Tue 31 Aug 2010
Filed under: Refugees,Regional
About 6,000 Burmese refugees in Malaysia including Burmese and Arakanese have been registered by the United Nations Higher Commissioner for Refugees (UNHCR), according to Burmese refugees in Malaysia.Speaking to The Irrawaddy on Monday, Kyaw Kyaw Win, the general-secretary of Arakan Refugees Relief Committee, based in Malaysia, said, “ Of the total, Arakanese numbered about 3,863 and 1,962 are Burmese.”
The UNHCR began issuing registration documents for Burmese refugees on Aug. 17 and the process will end on Sept. 19.
Yante Ismail, a spokesperson of the United Nations High Commissioner for Refugees (UNHCR) in Malaysia, told The Irrawaddy on Tuesday, the overall process is “on-going.”
At the end of June 2010, about 88,900 refugees and asylum-seekers were registered with the UNHCR in Malaysia, according to the UNHCR website.
Of those, 82,200 were refugees from Burma, comprising 38,700 Chin, 10,000 Rohingya, 7,000 Burmese Muslims, 3,800 Mon, 3,600 Kachin and other ethnic minorities from Burma.
The UNHCR said a large number of Burmese refugees remain unregistered. The refugee community estimates that unregistered refugees and asylum-seekers could number 10,000 people.
About 11,000 Burmese refugees in Malaysia including Chin, Mon, Shan and Kachin were registered by the UNHCR in 2009. Burmese and Arakanese were not recognized at that time.
About 50 Arakanese protested on June 6 outside the UNHCR office in Malaysia, saying the UN discriminated against Burmese ethnic groups. After the protest, UNHCR officials told the protesters that UNHCR policy was to provide registration.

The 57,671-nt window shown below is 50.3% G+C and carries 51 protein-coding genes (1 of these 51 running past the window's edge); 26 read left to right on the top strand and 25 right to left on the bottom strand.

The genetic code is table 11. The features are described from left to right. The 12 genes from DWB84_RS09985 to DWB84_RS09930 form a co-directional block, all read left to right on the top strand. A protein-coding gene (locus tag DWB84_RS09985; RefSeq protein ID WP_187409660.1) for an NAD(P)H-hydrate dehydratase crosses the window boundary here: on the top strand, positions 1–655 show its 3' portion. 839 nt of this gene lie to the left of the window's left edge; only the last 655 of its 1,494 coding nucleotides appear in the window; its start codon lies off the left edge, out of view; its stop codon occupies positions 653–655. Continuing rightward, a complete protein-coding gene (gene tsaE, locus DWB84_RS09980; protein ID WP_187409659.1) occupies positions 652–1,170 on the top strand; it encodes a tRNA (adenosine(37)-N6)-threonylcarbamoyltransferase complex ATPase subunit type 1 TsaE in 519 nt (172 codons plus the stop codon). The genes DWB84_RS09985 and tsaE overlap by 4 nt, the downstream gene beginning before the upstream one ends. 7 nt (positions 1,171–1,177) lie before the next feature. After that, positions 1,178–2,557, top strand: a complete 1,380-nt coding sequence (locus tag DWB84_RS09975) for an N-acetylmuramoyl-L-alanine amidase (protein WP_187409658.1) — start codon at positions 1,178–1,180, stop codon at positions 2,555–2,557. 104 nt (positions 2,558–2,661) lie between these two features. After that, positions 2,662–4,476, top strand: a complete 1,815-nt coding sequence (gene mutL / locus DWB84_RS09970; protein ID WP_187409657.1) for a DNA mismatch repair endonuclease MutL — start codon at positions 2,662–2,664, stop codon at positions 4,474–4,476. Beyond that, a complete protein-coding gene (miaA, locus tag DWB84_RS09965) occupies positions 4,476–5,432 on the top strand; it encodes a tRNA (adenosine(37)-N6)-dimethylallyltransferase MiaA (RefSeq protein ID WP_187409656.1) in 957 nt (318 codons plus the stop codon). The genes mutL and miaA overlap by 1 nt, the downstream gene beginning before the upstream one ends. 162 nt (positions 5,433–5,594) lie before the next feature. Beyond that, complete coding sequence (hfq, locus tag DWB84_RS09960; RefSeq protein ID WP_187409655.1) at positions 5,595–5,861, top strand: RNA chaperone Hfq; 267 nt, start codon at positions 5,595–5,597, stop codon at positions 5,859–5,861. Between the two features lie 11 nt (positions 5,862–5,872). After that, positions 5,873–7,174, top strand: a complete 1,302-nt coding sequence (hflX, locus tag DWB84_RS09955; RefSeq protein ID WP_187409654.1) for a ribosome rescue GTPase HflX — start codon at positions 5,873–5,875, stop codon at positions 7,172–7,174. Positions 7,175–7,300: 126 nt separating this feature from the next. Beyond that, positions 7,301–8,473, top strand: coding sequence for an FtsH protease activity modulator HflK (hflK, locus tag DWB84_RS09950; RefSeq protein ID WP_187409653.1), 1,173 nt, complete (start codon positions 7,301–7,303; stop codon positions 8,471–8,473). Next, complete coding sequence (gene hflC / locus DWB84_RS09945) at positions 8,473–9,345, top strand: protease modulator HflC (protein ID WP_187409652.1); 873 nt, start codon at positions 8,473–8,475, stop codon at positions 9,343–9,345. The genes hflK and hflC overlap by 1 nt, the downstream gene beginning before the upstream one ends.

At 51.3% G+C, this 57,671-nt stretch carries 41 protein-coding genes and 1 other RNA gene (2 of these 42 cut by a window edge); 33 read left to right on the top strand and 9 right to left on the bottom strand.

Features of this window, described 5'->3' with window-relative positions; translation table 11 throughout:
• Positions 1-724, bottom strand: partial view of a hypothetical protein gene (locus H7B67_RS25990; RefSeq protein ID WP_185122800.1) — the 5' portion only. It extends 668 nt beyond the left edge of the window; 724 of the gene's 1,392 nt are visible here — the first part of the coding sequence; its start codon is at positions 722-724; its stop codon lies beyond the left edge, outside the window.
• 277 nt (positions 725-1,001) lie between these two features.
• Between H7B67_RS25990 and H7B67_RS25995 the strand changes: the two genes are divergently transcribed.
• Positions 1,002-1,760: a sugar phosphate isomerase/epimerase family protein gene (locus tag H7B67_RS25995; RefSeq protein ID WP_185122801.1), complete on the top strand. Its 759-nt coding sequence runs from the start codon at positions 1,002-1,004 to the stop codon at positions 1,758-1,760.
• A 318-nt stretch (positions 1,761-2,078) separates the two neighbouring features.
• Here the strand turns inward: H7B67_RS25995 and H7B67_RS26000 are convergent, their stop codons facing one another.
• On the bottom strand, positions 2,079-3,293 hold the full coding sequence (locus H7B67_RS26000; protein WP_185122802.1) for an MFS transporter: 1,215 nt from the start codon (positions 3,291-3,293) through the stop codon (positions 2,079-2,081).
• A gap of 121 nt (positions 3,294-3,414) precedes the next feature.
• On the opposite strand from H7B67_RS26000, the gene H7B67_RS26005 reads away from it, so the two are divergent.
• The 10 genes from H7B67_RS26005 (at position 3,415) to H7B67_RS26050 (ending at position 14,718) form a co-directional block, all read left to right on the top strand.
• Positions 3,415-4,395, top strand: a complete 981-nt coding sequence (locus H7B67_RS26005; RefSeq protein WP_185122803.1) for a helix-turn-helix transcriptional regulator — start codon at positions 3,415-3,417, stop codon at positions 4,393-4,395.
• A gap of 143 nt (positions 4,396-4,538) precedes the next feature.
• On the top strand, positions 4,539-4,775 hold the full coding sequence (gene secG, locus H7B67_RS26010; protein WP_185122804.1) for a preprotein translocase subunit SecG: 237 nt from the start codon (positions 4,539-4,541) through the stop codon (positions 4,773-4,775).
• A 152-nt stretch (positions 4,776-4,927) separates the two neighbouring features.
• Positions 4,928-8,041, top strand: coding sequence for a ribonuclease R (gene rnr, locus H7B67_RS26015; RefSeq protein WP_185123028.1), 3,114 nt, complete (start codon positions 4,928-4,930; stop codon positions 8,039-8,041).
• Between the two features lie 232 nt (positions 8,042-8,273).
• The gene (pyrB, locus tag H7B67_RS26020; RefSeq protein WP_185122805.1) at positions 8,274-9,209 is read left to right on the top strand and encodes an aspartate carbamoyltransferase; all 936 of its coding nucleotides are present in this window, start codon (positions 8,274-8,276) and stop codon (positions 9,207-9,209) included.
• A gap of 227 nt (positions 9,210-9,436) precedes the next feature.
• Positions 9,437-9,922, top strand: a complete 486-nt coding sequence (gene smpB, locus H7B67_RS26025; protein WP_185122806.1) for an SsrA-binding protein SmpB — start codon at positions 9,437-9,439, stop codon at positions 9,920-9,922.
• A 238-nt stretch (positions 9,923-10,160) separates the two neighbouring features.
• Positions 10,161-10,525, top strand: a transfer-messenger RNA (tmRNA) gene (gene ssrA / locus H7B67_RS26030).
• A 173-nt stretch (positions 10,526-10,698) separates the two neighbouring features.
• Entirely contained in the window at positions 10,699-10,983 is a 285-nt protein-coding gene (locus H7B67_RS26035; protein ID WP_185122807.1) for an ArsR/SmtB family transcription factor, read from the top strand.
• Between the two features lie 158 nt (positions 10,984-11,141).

“I think they didn’t have any plan to give it to us if we didn’t protest because we asked them many times, and they did not give it to us,” said Kyaw Kyaw Win. “After we protested, they told us they would give it to us within two weeks. But it took longer than that.”
Registration from the UNHCR is prized by Burmese refugees in Malaysia because it offers them some protection if they are arrested by Malaysian authorities. Registered refugees also pay half price for some medical fees at hospitals in Malaysia, according to Burmese refugees.
Aung Kyaw Satt, the secretary of National League for Democracy (Liberated Area) in Malaysia, said, “The benefit of this registration is that we can increase our security. We hear that they will have a big crackdown on September and October.
“If we are arrested, they (UNHCR) can get us out of the detention camps. There are many people who finish their detention time, but they continue to be detained because they don’t have registration,” he said.
In detention camps in Malaysia, critics say there is inadequate medical treatment, and food and water is scarce for detainees in the camps. About nine Burmese detainees died in 2009 at detention camps in Malaysia from May to August due to an outbreak of Leptospirosis (an infectious disease caused by contaminated water or food which has been infected with rodent urine).
Burmese refugees who are registered by the UNHCR are also eligible for resettlement in third countries, but they frequently wait for up to one year or longer for resettlement.
“Many people want to go to third countries because our country is poor. The government oppresses the people, and the people don’t think the 2010 election will bring anything good to their life,” said Aung Kyaw Satt.
About 500,000 Burmese migrants work in Malaysia, legally and illegally, according to the Kuala Lumpur-based Burma Workers’ Rights Protection Committee.
The Malaysian government has cooperated with the UNHCR on humanitarian grounds since 1975 even though Malaysia has not signed the UN Convention Protocol Relating to the Status of Refugees. Burmese refugees have been sent to third countries including the United States, Canada, Australia, France, New Zealand, Sweden, Finland, Denmark and Norway.